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Guest Times: Do you speak fluent Gibberish?

Vandan Chopra, CEO, Foolish, writes how in advertising, as in music, "stickiness" goes a long way. It’s what helps brands become part of the fabric of popular culture

Vandan Chopra

From Ting, Ting, ti ding to Ooh la la la la le O, and why just ads, from Eenaa meenaa deekaa deekaa, dee daai daamonikaa to Dhinka chika Dhinka Chika – jibberish, jibber jabber, codswallop, or the writer having fun – call it what you want, but once it catches on, it sure sticks. I mean who can forget Macarena, or even the “Ketchup song” a modern day Macarena with lyrics that were nothing but pure gibberish! No. 1 in more than 26 charts worldwide, it was the epitome of stickiness.

In advertising, as in music, "stickiness" goes a long way. It’s what helps brands become part of the fabric of popular culture. Not so long ago, Vodafone did something that had the whole industry sit up and take notice. They created these quirky egg-headed characters named “Zoozoos”. The Zoozoos spoke their own language and expressed themselves by giggling, smiling, frowning interspersed with outbursts of cute meaningless gobleddygook. More than a campaign, it was a phenomenon. It’s the year of the Zoozoos, they said. And the Zoozoos gave the brand a simple, endearing and hugely popular face.


A campaign by a milk marketing board used the line “Drinka Pinta Milka Day”. Why didn’t they just say “Drink a pint of milk a day”? The reason is, it wouldn’t have caught on. If they’d obeyed the rules, it wouldn’t have stood out. But if it’s good enough, it makes its own rules. That’s why the word “Pinta” got into the Dictionary. Because people were using it so much. Anyone can obey the rules, but it’s not fun. And if it’s not fun people ignore it.

The internet’s also big on Gibberish. Take Google, doesn’t mean anything specific, but such a catchy name. Take “I can have cheezburger”, the website that single-handedly flooded the internet with ‘lolcats’. Take a picture of a cat doing something cute, and then make up a caption – something witty that the cat would be saying if cats could talk. And because cats can't spell that well and that they're not good with verbs either, it’ll naturally be half English, half gibberish. Photoshop the caption onto the image, and post your creation on a blog. What you get is lolcats: lol for laugh out loud, cats for cats.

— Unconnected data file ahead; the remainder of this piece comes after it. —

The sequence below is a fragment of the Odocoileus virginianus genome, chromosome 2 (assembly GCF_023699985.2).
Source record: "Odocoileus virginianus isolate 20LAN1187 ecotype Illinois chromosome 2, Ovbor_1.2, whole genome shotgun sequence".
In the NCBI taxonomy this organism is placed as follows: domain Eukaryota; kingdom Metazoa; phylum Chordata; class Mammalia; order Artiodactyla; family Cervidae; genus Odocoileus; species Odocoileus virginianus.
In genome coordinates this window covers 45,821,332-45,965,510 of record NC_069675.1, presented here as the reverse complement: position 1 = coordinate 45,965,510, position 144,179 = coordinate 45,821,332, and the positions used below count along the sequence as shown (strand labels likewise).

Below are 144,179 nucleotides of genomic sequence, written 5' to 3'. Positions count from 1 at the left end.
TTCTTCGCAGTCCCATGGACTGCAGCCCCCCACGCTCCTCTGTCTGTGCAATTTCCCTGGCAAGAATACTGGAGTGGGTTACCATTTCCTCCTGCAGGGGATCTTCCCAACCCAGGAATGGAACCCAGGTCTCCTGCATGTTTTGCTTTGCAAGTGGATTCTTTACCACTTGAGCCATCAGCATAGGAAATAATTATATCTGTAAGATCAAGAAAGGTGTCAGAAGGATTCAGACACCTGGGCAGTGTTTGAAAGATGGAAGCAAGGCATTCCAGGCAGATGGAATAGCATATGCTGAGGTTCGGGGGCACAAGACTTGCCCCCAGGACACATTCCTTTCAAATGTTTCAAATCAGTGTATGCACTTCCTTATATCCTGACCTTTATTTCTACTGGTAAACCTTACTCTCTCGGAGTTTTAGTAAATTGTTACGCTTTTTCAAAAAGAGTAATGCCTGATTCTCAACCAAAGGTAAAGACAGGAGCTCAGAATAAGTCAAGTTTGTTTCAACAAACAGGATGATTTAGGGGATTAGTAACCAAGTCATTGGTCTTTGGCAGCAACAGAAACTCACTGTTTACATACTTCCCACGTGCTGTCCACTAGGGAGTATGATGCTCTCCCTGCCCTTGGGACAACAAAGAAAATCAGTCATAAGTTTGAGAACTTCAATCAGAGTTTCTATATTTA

So how does nonsense work?

It engages the viewer; challenges them to make sense. And what might seem as nonsense at first, over time gets accepted. It comes to stand for something. Today, to search the internet is Google. From gibberish, it is now a ‘verb’ used almost effortlessly. Words like scareware, bloggable, onliner, fnarr fnarr, tanorexia, jazz hands, rumour mill or even light bulb moment started out as gibberish, made their way into our conversations, and finally, to the Oxford Dictionary.


But not all gibberish gets easily accepted and established in popular culture. Ads that are not purposely written as nonsensical, far too often get dismissed by the telly watching junta as “bakwaas” and channels are changed before you can say the word go. Ironically these are the same ads that are thoroughly focus-grouped and psychology-tested and committee-reviewed infinitem/absurdum.

Speaking of committees and reviews, this is another place where you can witness an exchange of pure unadulterated gibberish. In fact, it’s one skill you absolutely, positively require if you aspire to be on the client facing side of advertising. Planners, VPs, CDs, swear by the power of nonsense. While a little nonsense might go a long way, words like strategically aligned, correlative, paradigm shift, psychographic, are thrown all over, used, abused and uttered to death.


So, the point is, there is no point in coming to the point because the point of all this jibber jabber about jibber jabber was to say that jibber jabber is also a great way to get your point across. Know what I mean?

(Disclaimer: The opinions expressed in this article are those of the author. The facts and opinions appearing in the article do not reflect the views of and we do not assume any responsibility or liability for the same.)

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